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Expert Advice

Intravitreal Injections

An intravitreal injection is a method of delivering medication inside the eye to treat a variety of conditions.

Injections allow medications to be delivered at high doses straight to the area of need without dangerous side effects to the rest of the body. 

Intravitreal injections have revolutionised the management of macular degeneration, retinal vein occlusions and diabetic eye disease.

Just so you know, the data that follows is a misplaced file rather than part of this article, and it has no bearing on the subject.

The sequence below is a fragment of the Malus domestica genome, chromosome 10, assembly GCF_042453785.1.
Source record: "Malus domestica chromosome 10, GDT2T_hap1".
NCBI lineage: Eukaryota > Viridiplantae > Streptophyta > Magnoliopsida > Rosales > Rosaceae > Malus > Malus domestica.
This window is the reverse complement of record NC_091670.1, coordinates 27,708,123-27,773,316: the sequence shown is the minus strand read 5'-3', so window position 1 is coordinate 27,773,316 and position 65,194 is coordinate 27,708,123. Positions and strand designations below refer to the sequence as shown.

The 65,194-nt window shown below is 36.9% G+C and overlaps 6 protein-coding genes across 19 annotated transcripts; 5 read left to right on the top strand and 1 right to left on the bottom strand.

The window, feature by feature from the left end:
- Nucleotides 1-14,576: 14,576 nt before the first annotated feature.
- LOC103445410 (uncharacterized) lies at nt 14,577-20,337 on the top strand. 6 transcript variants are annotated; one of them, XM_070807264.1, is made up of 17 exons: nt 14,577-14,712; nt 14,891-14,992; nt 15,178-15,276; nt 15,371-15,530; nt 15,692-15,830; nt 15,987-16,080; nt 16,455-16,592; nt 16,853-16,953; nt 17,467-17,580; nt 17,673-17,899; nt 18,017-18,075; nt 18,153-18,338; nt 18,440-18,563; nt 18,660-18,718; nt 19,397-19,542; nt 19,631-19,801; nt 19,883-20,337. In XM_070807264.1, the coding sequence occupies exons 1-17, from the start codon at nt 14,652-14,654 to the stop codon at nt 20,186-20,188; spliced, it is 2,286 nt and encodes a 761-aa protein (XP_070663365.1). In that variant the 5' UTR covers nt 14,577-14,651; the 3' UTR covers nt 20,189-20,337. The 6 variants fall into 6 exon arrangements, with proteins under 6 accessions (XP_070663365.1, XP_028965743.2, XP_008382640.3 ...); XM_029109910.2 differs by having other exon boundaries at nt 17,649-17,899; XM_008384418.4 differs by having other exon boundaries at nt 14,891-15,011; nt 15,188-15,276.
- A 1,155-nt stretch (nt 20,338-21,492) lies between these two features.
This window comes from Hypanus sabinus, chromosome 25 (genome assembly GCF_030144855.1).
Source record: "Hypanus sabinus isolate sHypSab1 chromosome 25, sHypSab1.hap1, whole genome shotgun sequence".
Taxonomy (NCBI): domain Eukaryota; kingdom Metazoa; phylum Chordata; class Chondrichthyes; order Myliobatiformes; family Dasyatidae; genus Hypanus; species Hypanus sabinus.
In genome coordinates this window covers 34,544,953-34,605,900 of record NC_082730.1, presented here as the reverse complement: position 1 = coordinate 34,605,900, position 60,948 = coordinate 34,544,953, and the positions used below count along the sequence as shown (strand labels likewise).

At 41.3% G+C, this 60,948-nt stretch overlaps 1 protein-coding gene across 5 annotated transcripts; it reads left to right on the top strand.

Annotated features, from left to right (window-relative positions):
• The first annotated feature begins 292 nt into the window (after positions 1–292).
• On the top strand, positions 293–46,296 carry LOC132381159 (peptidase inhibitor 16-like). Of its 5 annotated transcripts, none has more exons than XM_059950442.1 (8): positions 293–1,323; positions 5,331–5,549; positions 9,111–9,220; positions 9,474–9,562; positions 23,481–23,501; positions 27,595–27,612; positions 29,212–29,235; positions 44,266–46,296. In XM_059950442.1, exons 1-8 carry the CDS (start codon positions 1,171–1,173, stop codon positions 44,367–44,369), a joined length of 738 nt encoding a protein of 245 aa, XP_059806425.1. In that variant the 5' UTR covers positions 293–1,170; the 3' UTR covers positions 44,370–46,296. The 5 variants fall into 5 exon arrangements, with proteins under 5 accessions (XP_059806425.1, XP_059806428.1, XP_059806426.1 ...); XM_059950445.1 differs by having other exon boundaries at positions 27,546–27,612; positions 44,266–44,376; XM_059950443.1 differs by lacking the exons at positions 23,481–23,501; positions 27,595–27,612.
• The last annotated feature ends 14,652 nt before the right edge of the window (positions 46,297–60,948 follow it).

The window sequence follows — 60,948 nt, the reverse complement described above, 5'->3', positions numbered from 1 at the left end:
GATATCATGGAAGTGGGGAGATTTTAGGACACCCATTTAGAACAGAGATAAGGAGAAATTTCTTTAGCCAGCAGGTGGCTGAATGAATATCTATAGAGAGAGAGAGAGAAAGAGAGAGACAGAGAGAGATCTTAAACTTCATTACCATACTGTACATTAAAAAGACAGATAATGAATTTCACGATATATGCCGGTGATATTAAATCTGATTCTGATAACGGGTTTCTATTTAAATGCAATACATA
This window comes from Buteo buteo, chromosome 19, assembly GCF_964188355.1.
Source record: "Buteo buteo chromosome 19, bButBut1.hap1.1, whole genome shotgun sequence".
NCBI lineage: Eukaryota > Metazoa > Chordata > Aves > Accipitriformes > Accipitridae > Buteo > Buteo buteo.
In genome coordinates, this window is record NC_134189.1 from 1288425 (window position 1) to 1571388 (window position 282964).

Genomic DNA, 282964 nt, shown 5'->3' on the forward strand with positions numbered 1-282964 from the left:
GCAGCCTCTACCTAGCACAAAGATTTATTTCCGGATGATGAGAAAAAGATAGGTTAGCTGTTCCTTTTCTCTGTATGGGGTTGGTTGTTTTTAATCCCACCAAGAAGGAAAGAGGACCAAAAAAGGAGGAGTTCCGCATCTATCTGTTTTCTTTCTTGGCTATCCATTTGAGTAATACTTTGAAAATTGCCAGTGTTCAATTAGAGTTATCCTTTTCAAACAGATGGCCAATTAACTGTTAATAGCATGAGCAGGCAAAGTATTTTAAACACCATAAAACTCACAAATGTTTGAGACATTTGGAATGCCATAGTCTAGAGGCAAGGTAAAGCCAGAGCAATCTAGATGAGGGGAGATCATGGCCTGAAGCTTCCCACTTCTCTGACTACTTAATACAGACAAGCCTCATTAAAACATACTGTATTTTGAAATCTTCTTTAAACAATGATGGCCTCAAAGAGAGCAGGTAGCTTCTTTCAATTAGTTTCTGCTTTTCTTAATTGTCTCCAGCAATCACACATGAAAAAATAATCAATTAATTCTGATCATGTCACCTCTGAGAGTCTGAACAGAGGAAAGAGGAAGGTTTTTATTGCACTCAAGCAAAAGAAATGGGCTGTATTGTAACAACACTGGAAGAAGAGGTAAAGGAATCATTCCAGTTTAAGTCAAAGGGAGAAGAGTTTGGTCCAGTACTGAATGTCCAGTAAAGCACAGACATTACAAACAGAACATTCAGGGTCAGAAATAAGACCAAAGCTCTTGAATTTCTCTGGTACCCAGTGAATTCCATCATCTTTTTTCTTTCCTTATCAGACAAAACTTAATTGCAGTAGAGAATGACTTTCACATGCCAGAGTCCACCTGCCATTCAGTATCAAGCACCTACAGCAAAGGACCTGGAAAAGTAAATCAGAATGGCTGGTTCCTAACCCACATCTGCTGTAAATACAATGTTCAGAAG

Intravitreal injections are usually performed in an outpatient clinic setting under sterile conditions. Local anaesthetic is used during the procedure to numb the eye and topical antiseptic solution is also used to clean the eye prior to the injection. Patients do not feel pain and can't see the needle!

The injection is given through the white part of the eye, usually hidden underneath the eyelid. There may be some redness immediately afterward, and a gritty sensation. This usually settles overnight.

Patients may also experience a few floaters in the first 24 hours after an intravitreal injection.